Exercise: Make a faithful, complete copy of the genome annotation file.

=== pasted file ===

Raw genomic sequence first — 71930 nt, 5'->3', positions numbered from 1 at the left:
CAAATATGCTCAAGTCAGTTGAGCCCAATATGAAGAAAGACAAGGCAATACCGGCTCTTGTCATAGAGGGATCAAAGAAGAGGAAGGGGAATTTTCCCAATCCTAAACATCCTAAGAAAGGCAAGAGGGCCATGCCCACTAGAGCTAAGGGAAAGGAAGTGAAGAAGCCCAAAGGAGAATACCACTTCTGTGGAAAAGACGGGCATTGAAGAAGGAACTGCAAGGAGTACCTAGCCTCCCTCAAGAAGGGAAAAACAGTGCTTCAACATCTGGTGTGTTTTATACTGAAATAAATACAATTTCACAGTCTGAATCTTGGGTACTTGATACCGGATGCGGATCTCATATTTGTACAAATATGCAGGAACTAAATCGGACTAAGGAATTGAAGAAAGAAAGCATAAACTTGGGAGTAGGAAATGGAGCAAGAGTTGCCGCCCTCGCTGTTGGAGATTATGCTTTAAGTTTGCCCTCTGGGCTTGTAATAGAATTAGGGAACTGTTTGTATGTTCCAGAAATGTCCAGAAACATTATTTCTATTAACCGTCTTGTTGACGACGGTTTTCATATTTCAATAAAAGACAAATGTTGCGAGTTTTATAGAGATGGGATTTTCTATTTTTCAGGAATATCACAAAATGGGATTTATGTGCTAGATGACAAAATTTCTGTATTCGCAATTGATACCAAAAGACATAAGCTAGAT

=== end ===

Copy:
Raw genomic sequence first — 71930 nt, 5'->3', positions numbered from 1 at the left:
CAAATATGCTCAAGTCAGTTGAGCCCAATATGAAGAAAGACAAGGCAATACCGGCTCTTGTCATAGAGGGATCAAAGAAGAGGAAGGGGAATTTTCCCAATCCTAAACATCCTAAGAAAGGCAAGAGGGCCATGCCCACTAGAGCTAAGGGAAAGGAAGTGAAGAAGCCCAAAGGAGAATACCACTTCTGTGGAAAAGACGGGCATTGAAGAAGGAACTGCAAGGAGTACCTAGCCTCCCTCAAGAAGGGAAAAACAGTGCTTCAACATCTGGTGTGTTTTATACTGAAATAAATACAATTTCACAGTCTGAATCTTGGGTACTTGATACCGGATGCGGATCTCATATTTGTACAAATATGCAGGAACTAAATCGGACTAAGGAATTGAAGAAAGAAAGCATAAACTTGGGAGTAGGAAATGGAGCAAGAGTTGCCGCCCTCGCTGTTGGAGATTATGCTTTAAGTTTGCCCTCTGGGCTTGTAATAGAATTAGGGAACTGTTTGTATGTTCCAGAAATGTCCAGAAACATTATTTCTATTAACCGTCTTGTTGACGACGGTTTTCATATTTCAATAAAAGACAAATGTTGCGAGTTTTATAGAGATGGGATTTTCTATTTTTCAGGAATATCACAAAATGGGATTTATGTGCTAGATGACAAAATTTCTGTATTCGCAATTGATACCAAAAGACATAAGCTAGAT